Microsoft says COVID-19 had 'minimal' impact on its business

But it did lead to more cloud and remote work usage.

Sponsored Links

Devindra Hardawar
April 29, 2020 8:35 PM
People walk past a Microsoft store entrance with the company's logo on top in midtown Manhattan at the 5th avenue in New York City, US, on 11 November 2019. Microsoft Corporation is world's largest software maker dominant in PC operating system Microsoft Windows, office applications, web browser and communication market. (Photo by Nicolas Economou/NurPhoto via Getty Images)
NurPhoto via Getty Images

Microsoft seems to be faring the coronavirus pandemic just fine. In its Q3 2020 earnings report, Microsoft assured investors that COVID-19 had a “minimal net impact” on the company’s revenues. The numbers don’t lie: it’s reporting revenue of $35 billion for the quarter, 15 percent more than last year, and net income of $10.8 billion (up 22 percent). And, not surprisingly, Microsoft noted that it’s seeing more cloud interest among consumers and businesses alike.

“We’ve seen two years’ worth of digital transformation in two months. From remote teamwork and learning, to sales and customer service, to critical cloud infrastructure and security – we are working alongside customers every day to help them adapt and stay open for business in a world of remote everything,” Microsoft CEO Satya Nadella said in a statement.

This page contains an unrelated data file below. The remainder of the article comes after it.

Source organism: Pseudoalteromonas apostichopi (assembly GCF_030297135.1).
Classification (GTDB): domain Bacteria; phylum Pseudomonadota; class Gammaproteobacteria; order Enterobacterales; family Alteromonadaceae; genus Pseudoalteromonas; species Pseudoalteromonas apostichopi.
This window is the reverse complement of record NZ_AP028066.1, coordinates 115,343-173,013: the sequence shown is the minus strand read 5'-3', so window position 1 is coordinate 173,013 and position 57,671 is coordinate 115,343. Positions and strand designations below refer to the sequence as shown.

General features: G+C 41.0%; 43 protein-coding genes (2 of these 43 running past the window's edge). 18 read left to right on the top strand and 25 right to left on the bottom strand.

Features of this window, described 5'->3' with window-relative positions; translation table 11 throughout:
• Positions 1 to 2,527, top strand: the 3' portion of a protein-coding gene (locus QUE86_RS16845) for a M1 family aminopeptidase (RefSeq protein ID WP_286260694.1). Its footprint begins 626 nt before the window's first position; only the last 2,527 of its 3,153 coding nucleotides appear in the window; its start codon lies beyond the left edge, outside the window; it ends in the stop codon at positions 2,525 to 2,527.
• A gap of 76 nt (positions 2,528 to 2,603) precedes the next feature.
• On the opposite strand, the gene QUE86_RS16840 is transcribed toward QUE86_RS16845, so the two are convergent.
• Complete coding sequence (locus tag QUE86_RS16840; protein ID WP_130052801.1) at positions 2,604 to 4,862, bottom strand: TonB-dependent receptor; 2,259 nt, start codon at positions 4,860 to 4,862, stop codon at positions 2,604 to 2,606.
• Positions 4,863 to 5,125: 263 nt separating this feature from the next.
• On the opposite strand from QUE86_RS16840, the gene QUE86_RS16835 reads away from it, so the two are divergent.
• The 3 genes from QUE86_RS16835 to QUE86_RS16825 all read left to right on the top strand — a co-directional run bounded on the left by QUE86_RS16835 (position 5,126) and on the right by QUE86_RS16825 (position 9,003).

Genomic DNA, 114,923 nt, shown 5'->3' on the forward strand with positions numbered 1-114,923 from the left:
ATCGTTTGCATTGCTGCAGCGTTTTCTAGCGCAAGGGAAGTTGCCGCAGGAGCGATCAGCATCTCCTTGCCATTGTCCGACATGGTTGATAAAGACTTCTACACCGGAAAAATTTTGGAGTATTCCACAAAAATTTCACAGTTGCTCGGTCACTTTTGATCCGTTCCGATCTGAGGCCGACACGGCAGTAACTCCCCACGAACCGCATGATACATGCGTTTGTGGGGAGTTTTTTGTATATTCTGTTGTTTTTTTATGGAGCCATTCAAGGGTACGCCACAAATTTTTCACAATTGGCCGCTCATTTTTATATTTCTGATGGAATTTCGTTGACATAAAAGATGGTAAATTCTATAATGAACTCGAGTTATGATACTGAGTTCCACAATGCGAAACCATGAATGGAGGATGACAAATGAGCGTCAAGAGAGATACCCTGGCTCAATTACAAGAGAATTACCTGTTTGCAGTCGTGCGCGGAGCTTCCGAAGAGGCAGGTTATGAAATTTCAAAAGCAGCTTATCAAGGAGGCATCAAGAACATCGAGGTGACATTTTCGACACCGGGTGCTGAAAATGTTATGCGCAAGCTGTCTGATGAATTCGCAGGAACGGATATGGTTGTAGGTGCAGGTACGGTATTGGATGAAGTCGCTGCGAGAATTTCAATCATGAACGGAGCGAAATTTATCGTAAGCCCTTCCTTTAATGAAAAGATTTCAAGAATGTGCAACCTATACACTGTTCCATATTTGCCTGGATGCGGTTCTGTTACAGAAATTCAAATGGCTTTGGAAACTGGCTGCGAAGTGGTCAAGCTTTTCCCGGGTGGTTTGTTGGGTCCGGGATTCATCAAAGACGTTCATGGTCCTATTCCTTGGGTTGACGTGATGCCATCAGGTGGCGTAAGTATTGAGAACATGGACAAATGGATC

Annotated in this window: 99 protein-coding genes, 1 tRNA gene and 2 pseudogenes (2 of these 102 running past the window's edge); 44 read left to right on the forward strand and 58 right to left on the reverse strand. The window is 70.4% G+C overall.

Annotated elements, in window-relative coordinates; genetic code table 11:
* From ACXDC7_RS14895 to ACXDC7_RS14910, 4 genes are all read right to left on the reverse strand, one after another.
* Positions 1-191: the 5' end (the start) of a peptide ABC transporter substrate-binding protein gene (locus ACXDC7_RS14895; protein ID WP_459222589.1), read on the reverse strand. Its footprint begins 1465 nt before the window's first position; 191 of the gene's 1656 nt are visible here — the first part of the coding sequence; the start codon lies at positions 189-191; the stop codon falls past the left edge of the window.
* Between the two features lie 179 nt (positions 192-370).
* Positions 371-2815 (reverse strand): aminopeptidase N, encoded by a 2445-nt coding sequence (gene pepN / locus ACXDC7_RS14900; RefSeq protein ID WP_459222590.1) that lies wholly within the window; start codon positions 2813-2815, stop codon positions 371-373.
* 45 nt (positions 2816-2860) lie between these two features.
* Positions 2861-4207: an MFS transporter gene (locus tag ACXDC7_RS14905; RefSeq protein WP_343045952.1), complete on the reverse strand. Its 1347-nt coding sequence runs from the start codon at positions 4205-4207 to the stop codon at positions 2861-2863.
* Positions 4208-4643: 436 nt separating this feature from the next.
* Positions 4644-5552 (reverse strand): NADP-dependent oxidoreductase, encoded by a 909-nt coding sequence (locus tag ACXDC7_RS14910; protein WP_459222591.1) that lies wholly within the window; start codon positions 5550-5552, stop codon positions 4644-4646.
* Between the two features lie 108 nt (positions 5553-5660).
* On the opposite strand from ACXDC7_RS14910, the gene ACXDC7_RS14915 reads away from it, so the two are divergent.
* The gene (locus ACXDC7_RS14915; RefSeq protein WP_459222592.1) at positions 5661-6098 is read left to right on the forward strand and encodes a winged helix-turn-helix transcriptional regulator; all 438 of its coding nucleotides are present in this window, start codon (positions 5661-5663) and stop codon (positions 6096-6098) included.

Revenue for Microsoft’s corporate and consumer Office products increased by 13 and 15 percent, respectively. Its Surface and Windows also benefited from the increased demand for remote work and learning tools, though due to supply issues in China, they didn’t grow nearly as much. The company says Windows OEM sales (what computer manufacturers pay) remained flat over the last year, while Surface revenue increased only by 1 percent.

Not surprisingly, search advertising revenue was negatively impacted by COVID-19, something the media industry is seeing on a larger level. Still, that segment still grew by 1 percent. Once again, everything is coming up Microsoft.

All products recommended by Engadget are selected by our editorial team, independent of our parent company. Some of our stories include affiliate links. If you buy something through one of these links, we may earn an affiliate commission.
Popular on Engadget